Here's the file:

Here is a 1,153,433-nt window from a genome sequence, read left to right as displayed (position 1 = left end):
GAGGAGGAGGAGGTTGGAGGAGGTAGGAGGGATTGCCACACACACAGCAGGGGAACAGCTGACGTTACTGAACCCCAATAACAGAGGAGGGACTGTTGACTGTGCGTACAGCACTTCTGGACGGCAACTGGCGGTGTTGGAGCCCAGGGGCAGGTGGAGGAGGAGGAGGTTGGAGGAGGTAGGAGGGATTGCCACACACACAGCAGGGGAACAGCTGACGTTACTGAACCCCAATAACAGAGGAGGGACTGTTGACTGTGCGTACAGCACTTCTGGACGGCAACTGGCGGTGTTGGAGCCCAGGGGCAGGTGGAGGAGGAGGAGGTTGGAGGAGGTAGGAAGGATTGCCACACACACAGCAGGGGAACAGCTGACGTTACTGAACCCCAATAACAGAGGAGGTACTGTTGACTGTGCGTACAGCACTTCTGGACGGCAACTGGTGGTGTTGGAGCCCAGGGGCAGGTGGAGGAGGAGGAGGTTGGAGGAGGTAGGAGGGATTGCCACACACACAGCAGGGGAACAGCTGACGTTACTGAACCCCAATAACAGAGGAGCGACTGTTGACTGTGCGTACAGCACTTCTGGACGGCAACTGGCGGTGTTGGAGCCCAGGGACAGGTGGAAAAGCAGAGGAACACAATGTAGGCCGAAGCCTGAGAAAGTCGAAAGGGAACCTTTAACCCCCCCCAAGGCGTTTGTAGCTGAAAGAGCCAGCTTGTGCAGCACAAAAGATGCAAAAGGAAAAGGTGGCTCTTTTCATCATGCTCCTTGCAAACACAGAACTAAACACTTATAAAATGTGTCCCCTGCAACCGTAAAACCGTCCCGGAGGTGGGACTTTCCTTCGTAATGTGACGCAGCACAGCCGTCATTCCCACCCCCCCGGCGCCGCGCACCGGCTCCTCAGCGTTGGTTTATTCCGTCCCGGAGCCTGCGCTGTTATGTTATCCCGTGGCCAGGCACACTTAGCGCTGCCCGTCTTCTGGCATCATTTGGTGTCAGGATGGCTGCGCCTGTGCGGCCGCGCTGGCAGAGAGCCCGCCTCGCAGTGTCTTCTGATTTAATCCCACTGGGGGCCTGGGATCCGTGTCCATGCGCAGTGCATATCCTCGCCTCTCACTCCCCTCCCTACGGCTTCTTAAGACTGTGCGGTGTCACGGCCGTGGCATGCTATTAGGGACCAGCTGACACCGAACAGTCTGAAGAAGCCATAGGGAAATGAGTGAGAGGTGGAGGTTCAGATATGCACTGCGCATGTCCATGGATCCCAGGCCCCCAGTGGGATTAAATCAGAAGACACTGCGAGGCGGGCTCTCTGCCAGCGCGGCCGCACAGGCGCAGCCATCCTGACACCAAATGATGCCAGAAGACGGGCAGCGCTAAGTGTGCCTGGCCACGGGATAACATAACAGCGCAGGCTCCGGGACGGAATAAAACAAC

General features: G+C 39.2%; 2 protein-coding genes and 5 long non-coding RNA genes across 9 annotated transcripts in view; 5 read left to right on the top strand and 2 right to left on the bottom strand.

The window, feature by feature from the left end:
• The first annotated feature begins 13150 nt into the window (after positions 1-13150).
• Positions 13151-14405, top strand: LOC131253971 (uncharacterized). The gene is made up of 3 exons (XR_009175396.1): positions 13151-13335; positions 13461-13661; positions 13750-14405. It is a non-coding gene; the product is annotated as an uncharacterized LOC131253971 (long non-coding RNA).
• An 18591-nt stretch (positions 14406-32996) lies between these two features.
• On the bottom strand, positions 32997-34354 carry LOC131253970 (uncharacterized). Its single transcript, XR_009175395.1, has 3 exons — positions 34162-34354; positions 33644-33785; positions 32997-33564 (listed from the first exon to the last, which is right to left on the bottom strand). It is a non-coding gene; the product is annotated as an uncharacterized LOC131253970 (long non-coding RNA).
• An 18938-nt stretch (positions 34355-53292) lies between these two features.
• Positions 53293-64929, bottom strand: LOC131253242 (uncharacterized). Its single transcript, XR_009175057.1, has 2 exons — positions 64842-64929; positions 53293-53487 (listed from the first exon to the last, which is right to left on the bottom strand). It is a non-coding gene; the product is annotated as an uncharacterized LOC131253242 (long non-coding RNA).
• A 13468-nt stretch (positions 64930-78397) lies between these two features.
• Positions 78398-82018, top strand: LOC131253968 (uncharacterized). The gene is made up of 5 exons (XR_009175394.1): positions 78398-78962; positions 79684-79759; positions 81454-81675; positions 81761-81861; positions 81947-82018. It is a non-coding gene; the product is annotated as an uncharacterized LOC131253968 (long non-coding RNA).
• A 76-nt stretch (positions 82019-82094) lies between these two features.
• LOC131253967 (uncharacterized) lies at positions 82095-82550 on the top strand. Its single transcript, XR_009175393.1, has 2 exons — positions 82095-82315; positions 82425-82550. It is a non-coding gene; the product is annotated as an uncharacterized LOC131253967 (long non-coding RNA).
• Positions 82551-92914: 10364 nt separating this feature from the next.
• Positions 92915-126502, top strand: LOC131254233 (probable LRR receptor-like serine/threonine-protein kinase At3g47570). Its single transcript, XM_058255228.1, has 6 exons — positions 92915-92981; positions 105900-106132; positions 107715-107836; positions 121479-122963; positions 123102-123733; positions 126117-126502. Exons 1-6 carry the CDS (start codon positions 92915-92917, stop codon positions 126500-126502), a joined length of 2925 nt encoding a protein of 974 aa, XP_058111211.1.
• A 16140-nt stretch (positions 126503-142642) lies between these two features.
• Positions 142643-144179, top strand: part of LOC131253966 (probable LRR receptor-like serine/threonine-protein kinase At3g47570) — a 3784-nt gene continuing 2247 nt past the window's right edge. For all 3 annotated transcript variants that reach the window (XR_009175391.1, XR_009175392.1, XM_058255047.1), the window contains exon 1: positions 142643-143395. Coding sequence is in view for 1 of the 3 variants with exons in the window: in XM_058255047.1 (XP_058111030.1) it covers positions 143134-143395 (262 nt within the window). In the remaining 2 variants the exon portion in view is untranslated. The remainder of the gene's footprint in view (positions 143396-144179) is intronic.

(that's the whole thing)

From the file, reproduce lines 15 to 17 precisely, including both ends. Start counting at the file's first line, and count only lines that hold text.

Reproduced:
• Positions 82551-92914: 10364 nt separating this feature from the next.
• Positions 92915-126502, top strand: LOC131254233 (probable LRR receptor-like serine/threonine-protein kinase At3g47570). Its single transcript, XM_058255228.1, has 6 exons — positions 92915-92981; positions 105900-106132; positions 107715-107836; positions 121479-122963; positions 123102-123733; positions 126117-126502. Exons 1-6 carry the CDS (start codon positions 92915-92917, stop codon positions 126500-126502), a joined length of 2925 nt encoding a protein of 974 aa, XP_058111211.1.
• A 16140-nt stretch (positions 126503-142642) lies between these two features.